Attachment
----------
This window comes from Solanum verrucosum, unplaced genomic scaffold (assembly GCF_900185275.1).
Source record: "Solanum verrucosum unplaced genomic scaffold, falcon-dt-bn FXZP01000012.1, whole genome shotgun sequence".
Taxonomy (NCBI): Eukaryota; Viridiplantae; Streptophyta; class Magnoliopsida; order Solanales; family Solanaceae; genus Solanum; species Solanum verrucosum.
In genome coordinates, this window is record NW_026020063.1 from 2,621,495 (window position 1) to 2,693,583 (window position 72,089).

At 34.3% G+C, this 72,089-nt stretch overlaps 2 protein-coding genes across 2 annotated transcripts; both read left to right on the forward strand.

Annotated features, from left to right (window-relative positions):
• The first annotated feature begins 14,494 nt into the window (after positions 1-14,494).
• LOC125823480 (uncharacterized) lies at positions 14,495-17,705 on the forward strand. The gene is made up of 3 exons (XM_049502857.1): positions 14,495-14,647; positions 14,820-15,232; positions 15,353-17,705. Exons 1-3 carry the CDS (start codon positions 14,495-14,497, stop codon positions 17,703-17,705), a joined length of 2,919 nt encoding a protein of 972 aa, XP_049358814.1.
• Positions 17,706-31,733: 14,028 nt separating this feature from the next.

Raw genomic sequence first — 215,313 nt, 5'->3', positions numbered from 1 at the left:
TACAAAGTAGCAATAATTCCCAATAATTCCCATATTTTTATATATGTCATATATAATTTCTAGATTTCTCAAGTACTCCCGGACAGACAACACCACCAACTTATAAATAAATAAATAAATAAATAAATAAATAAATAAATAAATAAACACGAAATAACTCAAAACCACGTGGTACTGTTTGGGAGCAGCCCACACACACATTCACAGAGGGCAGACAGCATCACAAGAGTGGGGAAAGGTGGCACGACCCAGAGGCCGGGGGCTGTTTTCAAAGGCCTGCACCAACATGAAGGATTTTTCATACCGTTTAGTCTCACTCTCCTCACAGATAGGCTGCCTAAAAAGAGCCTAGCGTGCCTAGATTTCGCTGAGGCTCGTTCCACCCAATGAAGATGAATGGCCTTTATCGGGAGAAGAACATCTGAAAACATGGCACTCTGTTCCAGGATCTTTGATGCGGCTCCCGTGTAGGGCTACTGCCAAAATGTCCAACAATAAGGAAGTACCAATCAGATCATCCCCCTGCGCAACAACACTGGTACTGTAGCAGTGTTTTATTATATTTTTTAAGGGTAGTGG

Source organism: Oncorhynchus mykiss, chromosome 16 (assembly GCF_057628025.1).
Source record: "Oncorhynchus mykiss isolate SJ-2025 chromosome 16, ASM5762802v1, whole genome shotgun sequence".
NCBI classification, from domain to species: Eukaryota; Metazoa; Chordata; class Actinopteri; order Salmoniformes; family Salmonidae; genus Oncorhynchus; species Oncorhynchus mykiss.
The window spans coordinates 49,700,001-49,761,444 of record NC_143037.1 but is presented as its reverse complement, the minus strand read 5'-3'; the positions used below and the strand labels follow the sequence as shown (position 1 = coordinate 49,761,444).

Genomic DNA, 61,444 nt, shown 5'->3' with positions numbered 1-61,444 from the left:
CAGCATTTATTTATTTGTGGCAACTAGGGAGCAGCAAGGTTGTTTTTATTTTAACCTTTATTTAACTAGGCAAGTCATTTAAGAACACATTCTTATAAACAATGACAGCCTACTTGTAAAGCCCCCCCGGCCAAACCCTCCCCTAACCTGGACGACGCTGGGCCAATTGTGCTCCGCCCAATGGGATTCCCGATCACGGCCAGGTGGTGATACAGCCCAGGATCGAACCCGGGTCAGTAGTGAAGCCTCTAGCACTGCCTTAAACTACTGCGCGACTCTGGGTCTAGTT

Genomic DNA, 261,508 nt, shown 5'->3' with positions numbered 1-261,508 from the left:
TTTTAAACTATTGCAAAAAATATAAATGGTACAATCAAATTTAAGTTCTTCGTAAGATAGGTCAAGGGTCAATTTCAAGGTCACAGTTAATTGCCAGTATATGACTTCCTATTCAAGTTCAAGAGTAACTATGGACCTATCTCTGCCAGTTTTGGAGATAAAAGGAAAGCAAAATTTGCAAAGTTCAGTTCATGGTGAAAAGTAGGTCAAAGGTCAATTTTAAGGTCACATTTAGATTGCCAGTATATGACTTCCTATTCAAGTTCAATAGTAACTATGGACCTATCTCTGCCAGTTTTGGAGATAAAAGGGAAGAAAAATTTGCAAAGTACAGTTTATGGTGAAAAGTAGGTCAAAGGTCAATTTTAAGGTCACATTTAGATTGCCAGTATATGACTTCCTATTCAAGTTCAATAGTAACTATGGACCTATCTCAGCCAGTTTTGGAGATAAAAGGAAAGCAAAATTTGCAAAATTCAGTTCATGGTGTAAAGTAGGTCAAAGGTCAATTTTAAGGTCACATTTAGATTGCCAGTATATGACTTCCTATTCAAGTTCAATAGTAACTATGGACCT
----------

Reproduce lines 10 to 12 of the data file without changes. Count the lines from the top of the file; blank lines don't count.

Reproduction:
Raw genomic sequence first — 215,313 nt, 5'->3', positions numbered from 1 at the left:
TACAAAGTAGCAATAATTCCCAATAATTCCCATATTTTTATATATGTCATATATAATTTCTAGATTTCTCAAGTACTCCCGGACAGACAACACCACCAACTTATAAATAAATAAATAAATAAATAAATAAATAAATAAATAAATAAACACGAAATAACTCAAAACCACGTGGTACTGTTTGGGAGCAGCCCACACACACATTCACAGAGGGCAGACAGCATCACAAGAGTGGGGAAAGGTGGCACGACCCAGAGGCCGGGGGCTGTTTTCAAAGGCCTGCACCAACATGAAGGATTTTTCATACCGTTTAGTCTCACTCTCCTCACAGATAGGCTGCCTAAAAAGAGCCTAGCGTGCCTAGATTTCGCTGAGGCTCGTTCCACCCAATGAAGATGAATGGCCTTTATCGGGAGAAGAACATCTGAAAACATGGCACTCTGTTCCAGGATCTTTGATGCGGCTCCCGTGTAGGGCTACTGCCAAAATGTCCAACAATAAGGAAGTACCAATCAGATCATCCCCCTGCGCAACAACACTGGTACTGTAGCAGTGTTTTATTATATTTTTTAAGGGTAGTGG

Source organism: Oncorhynchus mykiss, chromosome 16 (assembly GCF_057628025.1).